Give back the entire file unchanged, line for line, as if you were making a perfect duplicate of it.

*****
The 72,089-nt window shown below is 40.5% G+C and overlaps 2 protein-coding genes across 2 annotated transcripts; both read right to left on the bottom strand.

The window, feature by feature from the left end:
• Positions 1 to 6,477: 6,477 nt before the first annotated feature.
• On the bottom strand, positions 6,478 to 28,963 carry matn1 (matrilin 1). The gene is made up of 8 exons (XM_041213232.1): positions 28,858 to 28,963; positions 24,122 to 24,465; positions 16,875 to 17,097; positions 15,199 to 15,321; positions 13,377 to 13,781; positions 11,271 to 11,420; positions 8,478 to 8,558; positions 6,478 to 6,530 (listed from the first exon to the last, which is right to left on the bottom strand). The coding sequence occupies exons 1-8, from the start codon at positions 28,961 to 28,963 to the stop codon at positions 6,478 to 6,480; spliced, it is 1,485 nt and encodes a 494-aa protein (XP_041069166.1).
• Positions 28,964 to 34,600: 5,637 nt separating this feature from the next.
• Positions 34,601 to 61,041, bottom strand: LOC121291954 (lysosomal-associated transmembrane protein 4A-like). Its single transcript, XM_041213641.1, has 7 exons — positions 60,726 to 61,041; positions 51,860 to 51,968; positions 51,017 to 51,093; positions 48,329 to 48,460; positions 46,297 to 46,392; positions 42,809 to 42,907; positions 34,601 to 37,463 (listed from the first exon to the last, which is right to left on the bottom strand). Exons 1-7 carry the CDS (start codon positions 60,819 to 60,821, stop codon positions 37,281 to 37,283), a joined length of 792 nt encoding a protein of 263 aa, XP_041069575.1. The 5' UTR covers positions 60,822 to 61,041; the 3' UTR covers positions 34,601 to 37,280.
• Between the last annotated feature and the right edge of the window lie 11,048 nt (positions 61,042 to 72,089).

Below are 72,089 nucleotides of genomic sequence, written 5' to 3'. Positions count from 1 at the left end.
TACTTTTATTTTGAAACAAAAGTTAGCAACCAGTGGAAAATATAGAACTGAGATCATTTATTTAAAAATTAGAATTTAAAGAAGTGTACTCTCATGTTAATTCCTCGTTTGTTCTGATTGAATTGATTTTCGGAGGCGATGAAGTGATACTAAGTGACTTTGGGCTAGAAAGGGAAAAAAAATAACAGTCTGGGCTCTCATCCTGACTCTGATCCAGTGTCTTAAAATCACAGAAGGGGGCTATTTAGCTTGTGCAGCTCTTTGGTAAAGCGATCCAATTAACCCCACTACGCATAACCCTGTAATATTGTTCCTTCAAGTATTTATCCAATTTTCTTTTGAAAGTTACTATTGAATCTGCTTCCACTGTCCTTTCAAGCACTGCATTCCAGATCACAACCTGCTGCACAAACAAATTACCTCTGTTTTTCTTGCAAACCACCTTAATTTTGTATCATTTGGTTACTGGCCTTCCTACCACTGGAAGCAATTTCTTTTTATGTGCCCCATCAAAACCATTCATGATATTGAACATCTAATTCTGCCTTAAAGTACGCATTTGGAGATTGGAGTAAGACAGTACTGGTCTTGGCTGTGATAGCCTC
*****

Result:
The 72,089-nt window shown below is 40.5% G+C and overlaps 2 protein-coding genes across 2 annotated transcripts; both read right to left on the bottom strand.

The window, feature by feature from the left end:
• Positions 1 to 6,477: 6,477 nt before the first annotated feature.
• On the bottom strand, positions 6,478 to 28,963 carry matn1 (matrilin 1). The gene is made up of 8 exons (XM_041213232.1): positions 28,858 to 28,963; positions 24,122 to 24,465; positions 16,875 to 17,097; positions 15,199 to 15,321; positions 13,377 to 13,781; positions 11,271 to 11,420; positions 8,478 to 8,558; positions 6,478 to 6,530 (listed from the first exon to the last, which is right to left on the bottom strand). The coding sequence occupies exons 1-8, from the start codon at positions 28,961 to 28,963 to the stop codon at positions 6,478 to 6,480; spliced, it is 1,485 nt and encodes a 494-aa protein (XP_041069166.1).
• Positions 28,964 to 34,600: 5,637 nt separating this feature from the next.
• Positions 34,601 to 61,041, bottom strand: LOC121291954 (lysosomal-associated transmembrane protein 4A-like). Its single transcript, XM_041213641.1, has 7 exons — positions 60,726 to 61,041; positions 51,860 to 51,968; positions 51,017 to 51,093; positions 48,329 to 48,460; positions 46,297 to 46,392; positions 42,809 to 42,907; positions 34,601 to 37,463 (listed from the first exon to the last, which is right to left on the bottom strand). Exons 1-7 carry the CDS (start codon positions 60,819 to 60,821, stop codon positions 37,281 to 37,283), a joined length of 792 nt encoding a protein of 263 aa, XP_041069575.1. The 5' UTR covers positions 60,822 to 61,041; the 3' UTR covers positions 34,601 to 37,280.
• Between the last annotated feature and the right edge of the window lie 11,048 nt (positions 61,042 to 72,089).

Below are 72,089 nucleotides of genomic sequence, written 5' to 3'. Positions count from 1 at the left end.
TACTTTTATTTTGAAACAAAAGTTAGCAACCAGTGGAAAATATAGAACTGAGATCATTTATTTAAAAATTAGAATTTAAAGAAGTGTACTCTCATGTTAATTCCTCGTTTGTTCTGATTGAATTGATTTTCGGAGGCGATGAAGTGATACTAAGTGACTTTGGGCTAGAAAGGGAAAAAAAATAACAGTCTGGGCTCTCATCCTGACTCTGATCCAGTGTCTTAAAATCACAGAAGGGGGCTATTTAGCTTGTGCAGCTCTTTGGTAAAGCGATCCAATTAACCCCACTACGCATAACCCTGTAATATTGTTCCTTCAAGTATTTATCCAATTTTCTTTTGAAAGTTACTATTGAATCTGCTTCCACTGTCCTTTCAAGCACTGCATTCCAGATCACAACCTGCTGCACAAACAAATTACCTCTGTTTTTCTTGCAAACCACCTTAATTTTGTATCATTTGGTTACTGGCCTTCCTACCACTGGAAGCAATTTCTTTTTATGTGCCCCATCAAAACCATTCATGATATTGAACATCTAATTCTGCCTTAAAGTACGCATTTGGAGATTGGAGTAAGACAGTACTGGTCTTGGCTGTGATAGCCTC